When Chelsea Brown, the assistant director for student engagement at the Center for Service and Action, began this year, she didn’t think she was going to spend the entire summer at home with her family, going viral on TikTok and listening to a surprise Taylor Swift album. Nor did she think a pandemic would spread across the globe, infecting her and her family.
Once COVID-19 hit the U.S. in full force and forced LMU to shut its doors for the remainder of the spring 2020 semester, Brown went back home to quarantine in her parent’s house in LaGrange, Georgia. She and her family tried to follow the rules to keep safe. With older parents and a sister with a congenital heart defect, they fell into the "at-risk" category.
Then, in early July, Brown and her sister met a small group of friends at the playground. They were the only four people there, according to Brown. Not long after, her sister and her mom began to cough. They later all tested positive for COVID-19.
“The range of symptoms were different for all of us. [My mom’s] case was the worst of all of ours,” said Brown. “We all lost our taste of sense and smell. Everyone had a cough.”
Brown said her main symptom was difficulty breathing. She recalls going on a walk before she tested positive and not being able to walk a block without feeling physically worn out. Her mother had to go on a breathing treatment, first using an inhaler and then a nebulizer, which allowed her to breathe in medicine easier.
“The terrifying thing for all of us was we did not know what was going to happen,” said Brown. “It just sucks all of the energy out of you. When you aren’t eating, you’re not drinking, you’re not moving, your body just deteriorates. It was difficult. It was scary.” It took Brown and her family a month to test negative.
But Brown feels like her ordeal with the virus is far from over. Even now, Brown notices getting short of breath and a reduced sense of smell. In an exam of her sister’s pacemaker, the doctors found a blood clot on her heart. New research has shown that COVID-19 leads to an increased risk of blood clotting. The lack of understanding of the virus’s long-term effects is what worries Brown.
“Sometimes I still get nervous, like I could still just die. That is the lingering fear for all of us,” she said. “Obviously I’m glad I had somewhat of a mild case and that I’m better, but I don’t feel like it's over. It did something to my body that I don’t understand. It was terrifying.”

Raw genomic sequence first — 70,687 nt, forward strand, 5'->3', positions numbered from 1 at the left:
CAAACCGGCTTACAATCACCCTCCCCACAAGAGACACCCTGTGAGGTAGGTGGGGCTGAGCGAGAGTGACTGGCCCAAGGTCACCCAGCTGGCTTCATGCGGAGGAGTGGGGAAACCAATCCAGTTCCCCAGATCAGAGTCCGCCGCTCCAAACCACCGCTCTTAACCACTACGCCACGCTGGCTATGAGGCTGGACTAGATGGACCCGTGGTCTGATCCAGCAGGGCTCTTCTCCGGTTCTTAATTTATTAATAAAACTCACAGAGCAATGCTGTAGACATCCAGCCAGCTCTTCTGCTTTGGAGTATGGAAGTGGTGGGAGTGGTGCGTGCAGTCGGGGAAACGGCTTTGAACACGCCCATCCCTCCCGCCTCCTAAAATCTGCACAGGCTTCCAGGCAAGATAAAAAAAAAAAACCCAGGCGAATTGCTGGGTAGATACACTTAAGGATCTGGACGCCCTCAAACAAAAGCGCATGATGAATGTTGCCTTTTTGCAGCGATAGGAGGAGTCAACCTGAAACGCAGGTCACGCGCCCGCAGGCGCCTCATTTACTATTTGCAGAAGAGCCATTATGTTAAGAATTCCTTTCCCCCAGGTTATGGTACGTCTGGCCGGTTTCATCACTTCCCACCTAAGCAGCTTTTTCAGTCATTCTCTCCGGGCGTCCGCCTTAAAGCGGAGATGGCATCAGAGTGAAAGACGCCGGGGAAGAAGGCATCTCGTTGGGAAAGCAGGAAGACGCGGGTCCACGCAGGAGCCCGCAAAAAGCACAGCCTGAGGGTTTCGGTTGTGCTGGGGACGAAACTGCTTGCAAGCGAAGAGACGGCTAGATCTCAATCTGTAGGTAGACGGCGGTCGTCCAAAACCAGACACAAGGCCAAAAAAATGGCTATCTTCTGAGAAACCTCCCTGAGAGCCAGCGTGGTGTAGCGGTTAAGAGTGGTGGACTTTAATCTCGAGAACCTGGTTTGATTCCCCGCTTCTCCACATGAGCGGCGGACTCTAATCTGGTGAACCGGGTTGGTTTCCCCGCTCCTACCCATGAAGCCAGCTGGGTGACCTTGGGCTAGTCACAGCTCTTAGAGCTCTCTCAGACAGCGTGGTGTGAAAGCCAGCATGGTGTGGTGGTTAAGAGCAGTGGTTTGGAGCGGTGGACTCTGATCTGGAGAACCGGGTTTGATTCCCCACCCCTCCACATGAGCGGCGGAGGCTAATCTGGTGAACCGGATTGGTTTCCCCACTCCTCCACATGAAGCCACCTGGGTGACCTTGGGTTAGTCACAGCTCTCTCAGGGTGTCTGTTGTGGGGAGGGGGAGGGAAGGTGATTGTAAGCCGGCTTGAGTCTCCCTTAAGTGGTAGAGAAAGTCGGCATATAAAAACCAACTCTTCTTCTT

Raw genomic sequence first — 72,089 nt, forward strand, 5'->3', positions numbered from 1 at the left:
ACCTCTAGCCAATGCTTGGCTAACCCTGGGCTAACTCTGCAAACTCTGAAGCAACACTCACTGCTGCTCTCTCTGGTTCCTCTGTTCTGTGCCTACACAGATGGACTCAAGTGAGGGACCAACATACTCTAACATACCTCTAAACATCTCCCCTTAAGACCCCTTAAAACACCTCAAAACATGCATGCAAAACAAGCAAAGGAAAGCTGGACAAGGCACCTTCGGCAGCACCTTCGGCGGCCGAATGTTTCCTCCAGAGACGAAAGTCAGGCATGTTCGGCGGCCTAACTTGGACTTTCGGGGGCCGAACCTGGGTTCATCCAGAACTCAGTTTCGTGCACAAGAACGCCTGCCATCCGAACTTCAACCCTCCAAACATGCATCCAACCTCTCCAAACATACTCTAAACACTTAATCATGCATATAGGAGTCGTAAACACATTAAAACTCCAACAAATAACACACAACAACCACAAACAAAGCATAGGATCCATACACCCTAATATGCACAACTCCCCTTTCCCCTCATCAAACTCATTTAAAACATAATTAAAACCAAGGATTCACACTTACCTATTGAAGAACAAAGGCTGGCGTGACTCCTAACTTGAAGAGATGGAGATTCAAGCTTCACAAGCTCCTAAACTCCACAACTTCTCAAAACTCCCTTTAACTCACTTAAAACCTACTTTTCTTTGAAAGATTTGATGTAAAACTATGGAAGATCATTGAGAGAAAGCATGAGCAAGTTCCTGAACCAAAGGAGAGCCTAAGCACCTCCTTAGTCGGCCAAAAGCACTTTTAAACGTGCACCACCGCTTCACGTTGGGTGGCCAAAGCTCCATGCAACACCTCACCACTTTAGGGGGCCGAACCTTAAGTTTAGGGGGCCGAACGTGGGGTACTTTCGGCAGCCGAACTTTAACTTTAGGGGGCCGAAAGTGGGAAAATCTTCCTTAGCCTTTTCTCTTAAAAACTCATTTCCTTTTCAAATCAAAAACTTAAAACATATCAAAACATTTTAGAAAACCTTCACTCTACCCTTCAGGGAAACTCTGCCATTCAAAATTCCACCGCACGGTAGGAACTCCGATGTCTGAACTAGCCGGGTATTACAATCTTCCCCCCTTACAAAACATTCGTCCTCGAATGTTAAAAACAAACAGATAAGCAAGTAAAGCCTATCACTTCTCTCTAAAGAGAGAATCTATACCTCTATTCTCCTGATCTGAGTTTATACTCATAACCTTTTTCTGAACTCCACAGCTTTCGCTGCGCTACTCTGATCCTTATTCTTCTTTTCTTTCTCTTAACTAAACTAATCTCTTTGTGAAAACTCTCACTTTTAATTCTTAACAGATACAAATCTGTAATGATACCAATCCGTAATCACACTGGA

Throughout the year, Brown has watched as people around the country fail to take the pandemic seriously. Knowing the consequences all too well, this frustrates her.
“It has become, I think in some minds, an inconvenience. I want to remind people it’s more than an inconvenience. It is still life-threatening. Just because somebody didn’t die, that is too low of a threshold,” said Brown.
She continued, “If you know what spreads [COVID-19] and you’re not actively combating against that, then you should be surprised that you don’t get it, not that you get it.” Brown also noted that many may not know about their own pre-existing conditions that could worsen the effects of the virus, making the assumption that you are a healthy adult a “gamble.”
LaGrange, Brown’s hometown, proved an example of a general lack of understanding about the virus. She recalls a divide in LaGrange between people who wore masks and those who did not. LaGrange, a relatively small and rural town that is largely Republican, was ranked in June as a place with one of the worst COVID-19 outbreaks in the country.
Brown thinks this is due to a lack of clear and factual information about the virus from the government since the start of the outbreak in the U.S. “The lack of clarity was really frustrating,” she said. When asked about how the change of leadership and a vaccine on the horizon will help, Brown said, “That will help. But I also think so much damage has already been done and so much disinformation has already been spread. Yes, wonderful, we have a savior maybe coming in on the white horse, and also you have to do what you need to do right now.”
Despite almost a year of LMU going remote—filled with Zoom calls and closets-turned-offices—Brown says she is grateful the University did not choose to return to normal operation this fall, for the safety of students and staff. She particularly worries about groups that may be less considered, like the Facilities Management staff.
“People are like ‘students will be fine.’ But the people who clean their bathrooms go home to their families, who maybe have multigenerational people there. Who are we okay endangering for our sense of normalcy?” said Brown.
Even after her harrowing year, Brown remains lighthearted about her situation and said it brought her family closer together. She also expressed gratitude for LMU students she’s talked to for taking the pandemic seriously and that she has faith in college students to make the right decisions.
“I have appreciated how the students I’ve been in contact with have handled it,” she said. “I’m grateful for that.”